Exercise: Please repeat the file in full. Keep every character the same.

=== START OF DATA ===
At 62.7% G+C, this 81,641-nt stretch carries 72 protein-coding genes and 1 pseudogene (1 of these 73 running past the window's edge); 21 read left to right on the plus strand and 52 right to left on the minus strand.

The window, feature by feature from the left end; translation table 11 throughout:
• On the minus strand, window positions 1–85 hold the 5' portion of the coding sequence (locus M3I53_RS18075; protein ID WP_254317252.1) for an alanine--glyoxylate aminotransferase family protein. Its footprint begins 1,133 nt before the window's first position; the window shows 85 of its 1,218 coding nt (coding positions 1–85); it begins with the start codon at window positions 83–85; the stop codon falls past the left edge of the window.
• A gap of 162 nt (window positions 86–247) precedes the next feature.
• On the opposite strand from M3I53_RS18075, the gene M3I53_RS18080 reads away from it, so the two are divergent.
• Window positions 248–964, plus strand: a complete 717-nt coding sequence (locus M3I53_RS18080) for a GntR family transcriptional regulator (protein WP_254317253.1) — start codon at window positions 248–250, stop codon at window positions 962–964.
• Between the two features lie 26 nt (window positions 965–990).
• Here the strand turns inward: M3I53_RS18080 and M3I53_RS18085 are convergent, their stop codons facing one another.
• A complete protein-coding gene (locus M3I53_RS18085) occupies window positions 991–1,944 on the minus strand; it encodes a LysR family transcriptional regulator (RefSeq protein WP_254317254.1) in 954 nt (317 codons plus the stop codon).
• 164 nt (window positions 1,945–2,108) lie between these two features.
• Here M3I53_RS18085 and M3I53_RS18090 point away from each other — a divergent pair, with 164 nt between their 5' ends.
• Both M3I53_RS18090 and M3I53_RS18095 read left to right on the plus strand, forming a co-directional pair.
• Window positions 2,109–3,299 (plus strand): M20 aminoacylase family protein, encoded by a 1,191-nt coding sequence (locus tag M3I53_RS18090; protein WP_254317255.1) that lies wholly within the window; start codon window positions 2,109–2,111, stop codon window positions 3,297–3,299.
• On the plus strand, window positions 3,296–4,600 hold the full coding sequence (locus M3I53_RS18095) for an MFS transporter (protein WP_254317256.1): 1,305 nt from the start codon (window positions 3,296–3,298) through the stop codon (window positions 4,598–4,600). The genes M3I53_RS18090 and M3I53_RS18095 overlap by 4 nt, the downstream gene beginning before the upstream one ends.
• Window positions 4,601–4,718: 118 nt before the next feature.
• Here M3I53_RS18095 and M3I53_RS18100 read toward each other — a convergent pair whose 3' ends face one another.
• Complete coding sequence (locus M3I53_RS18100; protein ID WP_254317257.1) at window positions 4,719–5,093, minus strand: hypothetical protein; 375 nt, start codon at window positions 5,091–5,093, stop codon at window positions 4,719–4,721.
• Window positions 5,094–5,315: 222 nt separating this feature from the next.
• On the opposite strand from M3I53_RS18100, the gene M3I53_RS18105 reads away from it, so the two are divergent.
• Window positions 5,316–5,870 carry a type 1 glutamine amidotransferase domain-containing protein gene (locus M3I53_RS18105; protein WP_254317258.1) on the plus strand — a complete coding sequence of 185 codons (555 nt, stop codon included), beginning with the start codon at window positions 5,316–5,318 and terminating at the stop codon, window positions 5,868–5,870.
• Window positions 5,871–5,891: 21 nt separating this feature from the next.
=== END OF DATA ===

At 62.7% G+C, this 81,641-nt stretch carries 72 protein-coding genes and 1 pseudogene (1 of these 73 running past the window's edge); 21 read left to right on the plus strand and 52 right to left on the minus strand.

The window, feature by feature from the left end; translation table 11 throughout:
• On the minus strand, window positions 1–85 hold the 5' portion of the coding sequence (locus M3I53_RS18075; protein ID WP_254317252.1) for an alanine--glyoxylate aminotransferase family protein. Its footprint begins 1,133 nt before the window's first position; the window shows 85 of its 1,218 coding nt (coding positions 1–85); it begins with the start codon at window positions 83–85; the stop codon falls past the left edge of the window.
• A gap of 162 nt (window positions 86–247) precedes the next feature.
• On the opposite strand from M3I53_RS18075, the gene M3I53_RS18080 reads away from it, so the two are divergent.
• Window positions 248–964, plus strand: a complete 717-nt coding sequence (locus M3I53_RS18080) for a GntR family transcriptional regulator (protein WP_254317253.1) — start codon at window positions 248–250, stop codon at window positions 962–964.
• Between the two features lie 26 nt (window positions 965–990).
• Here the strand turns inward: M3I53_RS18080 and M3I53_RS18085 are convergent, their stop codons facing one another.
• A complete protein-coding gene (locus M3I53_RS18085) occupies window positions 991–1,944 on the minus strand; it encodes a LysR family transcriptional regulator (RefSeq protein WP_254317254.1) in 954 nt (317 codons plus the stop codon).
• 164 nt (window positions 1,945–2,108) lie between these two features.
• Here M3I53_RS18085 and M3I53_RS18090 point away from each other — a divergent pair, with 164 nt between their 5' ends.
• Both M3I53_RS18090 and M3I53_RS18095 read left to right on the plus strand, forming a co-directional pair.
• Window positions 2,109–3,299 (plus strand): M20 aminoacylase family protein, encoded by a 1,191-nt coding sequence (locus tag M3I53_RS18090; protein WP_254317255.1) that lies wholly within the window; start codon window positions 2,109–2,111, stop codon window positions 3,297–3,299.
• On the plus strand, window positions 3,296–4,600 hold the full coding sequence (locus M3I53_RS18095) for an MFS transporter (protein WP_254317256.1): 1,305 nt from the start codon (window positions 3,296–3,298) through the stop codon (window positions 4,598–4,600). The genes M3I53_RS18090 and M3I53_RS18095 overlap by 4 nt, the downstream gene beginning before the upstream one ends.
• Window positions 4,601–4,718: 118 nt before the next feature.
• Here M3I53_RS18095 and M3I53_RS18100 read toward each other — a convergent pair whose 3' ends face one another.
• Complete coding sequence (locus M3I53_RS18100; protein ID WP_254317257.1) at window positions 4,719–5,093, minus strand: hypothetical protein; 375 nt, start codon at window positions 5,091–5,093, stop codon at window positions 4,719–4,721.
• Window positions 5,094–5,315: 222 nt separating this feature from the next.
• On the opposite strand from M3I53_RS18100, the gene M3I53_RS18105 reads away from it, so the two are divergent.
• Window positions 5,316–5,870 carry a type 1 glutamine amidotransferase domain-containing protein gene (locus M3I53_RS18105; protein WP_254317258.1) on the plus strand — a complete coding sequence of 185 codons (555 nt, stop codon included), beginning with the start codon at window positions 5,316–5,318 and terminating at the stop codon, window positions 5,868–5,870.
• Window positions 5,871–5,891: 21 nt separating this feature from the next.